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Discussion in 'Ride Reports - Epic Rides' started by Parcero, Nov 21, 2011.
You sure have a lot of vacation
Have a good trip...hopefully no stories from the customs this time
Not compared to a guy who can take off 365 days in a row.
Kinda makes me a little jealous...
I returned to Buenos Aires to pick up the bike on Monday. After a very long flight and a very late (or early AM) arrival I didn’t get to the motel until 3 AM. I knew it wasn’t going to be an early start on Tuesday. At least no issues this time with customs this time.
I slept in a little and walked outside to hit an ATM to load up on Argentinian pesos and grab breakfast.
Gonna miss Buenos Aires.
I was seriously considering doing a pre-ride rest day but call of the road got the best of me. I took a short walk down a lilac-lined Street to the garage to pick up the bike.
All packed up and ready. Again.
My late start at about 12:30 PM put me right in the middle of the midday rush. Crawled through the traffic for an hour before getting on the toll road south. Saw the highest engine temperature reading ever on my GS. A little scary but it cooled down quickly once I got moving.
First gas stop. Still seeing some red dirt on the bike left over from Brazil. Gonna wash this bike someday.
ADV cuisine. Not bad.
A rare sunny moment on the first day.
Shortly after gassing up it began to rain. Steady and getting harder. It was at a gas station that I️ discovered that my Gore-Tex Pro gear had lost it’s waterproofness. I️ was wet and cold so I️ called it a day early and checked into a little hotel. Took a hot shower, hung my gear to dry, and then met a couple of other riders heading back from Ushuaia. Made it only as far as Tres Arroyos, 346 miles, well short of my intended destination of Bahia Blanca.
I spent some time in the room hair dryering my riding jacket and pants. My RevIt Dominator GTX gear is my go-to gear and gets tons of use. I️ wash it regularly, but have always hung it to dry. With Gore-Tex a 20-minute spin in the dryer is necessary re-activate the water repellency. I have done this with ski gear, but never had an issue with riding gear. Not having a clothes dryer handy, and not wanting to ask the hotel if they would put my dirty gear in their dryer, I️ simply blasted my jacket and pants with the hairdryer in the room.
Courtyard parking at the Elegance Hotel in Tres Arroyos, Argentina.
On Wednesday I was intent on making it to Comodoro Rivadavia, a long haul of 799 miles. The roads were straight and flat so it was just a matter of getting up early and getting it done. The good thing about this part of the world at this time of the year is that there are almost 16 hours of daylight, so you can ride a long time and not have to ride after dark. Another good thing was it wasn’t raining. I wouldn’t have a chance to test out my hair dryer work.
Met these riders from Venezuela who were completing a tour of every county in South America. Gave me some food insight on travel in their country. Totally doable.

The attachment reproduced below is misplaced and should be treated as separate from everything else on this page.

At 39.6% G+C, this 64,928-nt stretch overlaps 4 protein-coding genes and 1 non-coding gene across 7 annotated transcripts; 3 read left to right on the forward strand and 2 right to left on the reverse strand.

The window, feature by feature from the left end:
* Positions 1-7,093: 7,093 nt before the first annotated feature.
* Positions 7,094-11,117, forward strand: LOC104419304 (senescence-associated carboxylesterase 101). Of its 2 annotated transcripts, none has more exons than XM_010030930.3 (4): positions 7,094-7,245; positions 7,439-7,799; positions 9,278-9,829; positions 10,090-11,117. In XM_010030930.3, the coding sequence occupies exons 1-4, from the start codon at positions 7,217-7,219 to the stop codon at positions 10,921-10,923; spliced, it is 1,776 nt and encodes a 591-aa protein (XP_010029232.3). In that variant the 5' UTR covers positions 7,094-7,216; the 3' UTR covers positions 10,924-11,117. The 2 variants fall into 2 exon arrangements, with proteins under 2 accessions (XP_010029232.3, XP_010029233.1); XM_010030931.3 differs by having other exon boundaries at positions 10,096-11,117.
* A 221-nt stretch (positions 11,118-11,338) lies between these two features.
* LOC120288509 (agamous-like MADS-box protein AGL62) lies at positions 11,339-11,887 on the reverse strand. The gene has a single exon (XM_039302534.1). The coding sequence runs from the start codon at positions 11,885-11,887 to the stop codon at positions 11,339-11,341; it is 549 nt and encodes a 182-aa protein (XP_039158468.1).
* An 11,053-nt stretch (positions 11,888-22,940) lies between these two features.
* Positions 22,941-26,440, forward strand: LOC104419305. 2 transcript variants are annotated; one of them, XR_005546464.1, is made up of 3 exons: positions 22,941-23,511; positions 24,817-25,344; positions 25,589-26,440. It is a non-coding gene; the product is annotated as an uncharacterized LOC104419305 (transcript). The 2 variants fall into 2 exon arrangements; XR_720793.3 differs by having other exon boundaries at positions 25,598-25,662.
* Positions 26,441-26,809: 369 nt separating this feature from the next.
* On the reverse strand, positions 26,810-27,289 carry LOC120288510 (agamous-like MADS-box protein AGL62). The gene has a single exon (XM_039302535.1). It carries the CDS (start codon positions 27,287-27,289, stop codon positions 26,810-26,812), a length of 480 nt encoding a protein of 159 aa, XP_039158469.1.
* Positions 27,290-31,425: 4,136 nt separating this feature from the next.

It seems that every gas station in Argentina has stickers commemorating rides from travelers from all over the world stuck all over their windows. Even the customs and immigration offices at borders were stickered up. I️ recognized some stickers at several stops.
Another reason I️ prefer hard luggage.
Officially in Patagonia.
Fabian and Gonzalo are from Mendoza and rode every centimeter of Ruta 40, and then went to Ushuaia. They had enough of gravel and were taking the fast route home.
Even though the roads were relatively flat and straight, they were largely traffic-free and there is definitely something very enjoyable about a long, lonely road with a big open sky above. Much of Ruta 3 hugs the Atlantic coast, and the cross winds can be brutal at times. The land is pretty desolate, other than oil and gas operations.
I rolled into Comodoro Rivadavia at 8:45 PM after a long but enjoyable day in the saddle. Seems the hotel Lucania was overbooked for the cheapest room class that I reserved, so they upgraded me to a ridiculously large suite for the same rate. Nice, but after a quick shower and dinner, I was fast asleep.
On Thursday I had time for a proper breakfast at the hotel. Rio Gallegos, my planned stopover for the night Googled out at just 484 miles, and Ruta 3 south was going to be the same high-speed highway. I met some people from Chicago in the restaurant who where on a business trip. They seemed amazed that I came from the same place, but on a motorcycle. I explained that I did it in many stages and that really, there are tons of riders from all over the world making similar trips, and also a large number of bicyclists riding to Ushuaia from the same distances. I saw many on the road. Most solo, some in pairs, all very loaded-up including one with a trailer.
The weather was great if not a little chilly for most of the morning. Nice views even from gas stations.
I met his group from Paraguay and Uruguay. I was in both countries last month and we shared some stories and laughs.
The number of Petrobras stations seem to diminish rapidly as one heads farther south in Argentina, and YPF becomes one of the dominant players. Clean and modern, large clean bathrooms, and their brand name convenience stores, Full, serve up some great coffee from real Italian machines accompanied by excellent empanadas, medialunas, and other good food.
Looks like a little rain coming.
The rain started in earnest and in the afternoon I rode through a steady rain all the way to Rio Gallegos. The good news was that my hair dryer operation seem to have worked, and I arrived at the Patagonia Hotel warm and dry at about 6:30 PM. While not expensive, the hotel seemed to be a popular spot They had an excellent coffee bar in the lobby, a very good restaurant, and a great lounge that was being used for a couple of quinceañera photo shoots during dinner.